Find out about land claims negotiations and other talks with partners to advance reconciliation across Canada.
On this page
- Different paths toward reconciliation
- Why negotiate
- About land claims and Indigenous rights
- Recognition of Indigenous Rights and Self-Determination discussions
- Modern treaties and self-government
- Resolving specific claims
Different paths toward reconciliation
The Government of Canada is deeply committed to advancing reconciliation and renewing the relationship with Indigenous peoples based on recognition of rights, respect, co-operation and partnership.
The Government of Canada is working in a spirit of collaboration and renewal with Indigenous groups and provincial and territorial partners to advance our shared journey toward reconciliation along many different paths. This ongoing joint work includes:
- exploring new ways to work together at Recognition of rights discussion tables
- negotiating modern treaties and self-government
- resolving specific claims
Negotiations are taking place across Canada to help right past wrongs, advance reconciliation and shape a new relationship with Indigenous peoples. The Government of Canada believes that negotiations and respectful dialogue are the best ways to resolve outstanding issues. Negotiations lead to shared solutions that work for and benefit everyone.
Negotiated agreements strengthen relationships and resolve longstanding disputes in a balanced way that respects the rights of Indigenous peoples and all Canadians. These co-developed agreements can also be a key path to economic growth, creating new investment opportunities for the benefit of communities today as well as future generations.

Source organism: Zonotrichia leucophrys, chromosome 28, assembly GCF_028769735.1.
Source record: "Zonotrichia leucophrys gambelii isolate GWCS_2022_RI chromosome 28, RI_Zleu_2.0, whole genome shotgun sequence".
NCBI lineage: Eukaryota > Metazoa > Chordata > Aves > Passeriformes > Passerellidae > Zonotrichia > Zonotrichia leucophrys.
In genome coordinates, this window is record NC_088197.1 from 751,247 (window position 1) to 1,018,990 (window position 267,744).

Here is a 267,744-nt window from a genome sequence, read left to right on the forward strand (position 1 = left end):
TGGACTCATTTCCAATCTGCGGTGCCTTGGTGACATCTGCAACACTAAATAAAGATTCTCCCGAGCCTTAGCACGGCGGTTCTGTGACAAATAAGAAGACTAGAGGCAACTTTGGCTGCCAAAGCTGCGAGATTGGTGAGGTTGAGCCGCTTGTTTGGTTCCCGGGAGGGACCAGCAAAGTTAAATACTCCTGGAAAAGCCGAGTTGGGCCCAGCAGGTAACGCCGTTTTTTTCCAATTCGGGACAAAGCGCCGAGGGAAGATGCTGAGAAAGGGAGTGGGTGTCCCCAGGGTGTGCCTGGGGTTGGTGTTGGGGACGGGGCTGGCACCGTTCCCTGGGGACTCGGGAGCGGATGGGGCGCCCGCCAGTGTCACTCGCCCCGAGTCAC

About land claims and Indigenous rights
The Government of Canada and Indigenous groups are working together to address many different land-related disputes through negotiations. These outstanding issues are commonly called land claims but not all of them are alike and they are addressed in different ways.
Many of these disputes are rights-based. Treaty rights and Aboriginal rights (commonly referred to as Indigenous rights) are recognized and affirmed by Section 35 of the Constitution Act, 1982 and are also a key part of the United Nations Declaration on the Rights of Indigenous Peoples, which Canada has committed to adopt.
Recognition of rights discussion tables
Some land-related topics are being addressed through Recognition of rights discussion tables. Through these discussions, Canada and Indigenous groups are exploring new ways of working together.
These innovative discussions (which can cover many topics) are driven by the priorities of the Indigenous group and are taking place both within treaty negotiation processes and with those outside treaty negotiations to address their unique rights, interests and needs.
Modern treaties and self-government
Other land-related disputes (called comprehensive land claims) arise in parts of Canada where past treaties were not signed. These claims are addressed through the negotiation of agreements called modern treaties with Indigenous groups and provincial and territorial governments. These forward-looking modern treaties define ongoing rights to land and natural resources and often include Indigenous self-government.
Treaties are a comprehensive way to recognize rights, advance self-determination and create an enduring relationship between Indigenous groups and the government.
Resolving specific claims
Some disputes relating to land are called specific claims and stem in part from historic treaties signed with First Nations between 1701 and 1923. Specific claims are resolved through negotiated settlements that provide compensation for a past wrong. Not all specific claim settlements are land-related. Some of these settlements relate to past grievances about how First Nation money was handled by the government.
Negotiated specific claim settlements help right past wrongs, renew relationships and advance reconciliation for the benefit of all Canadians.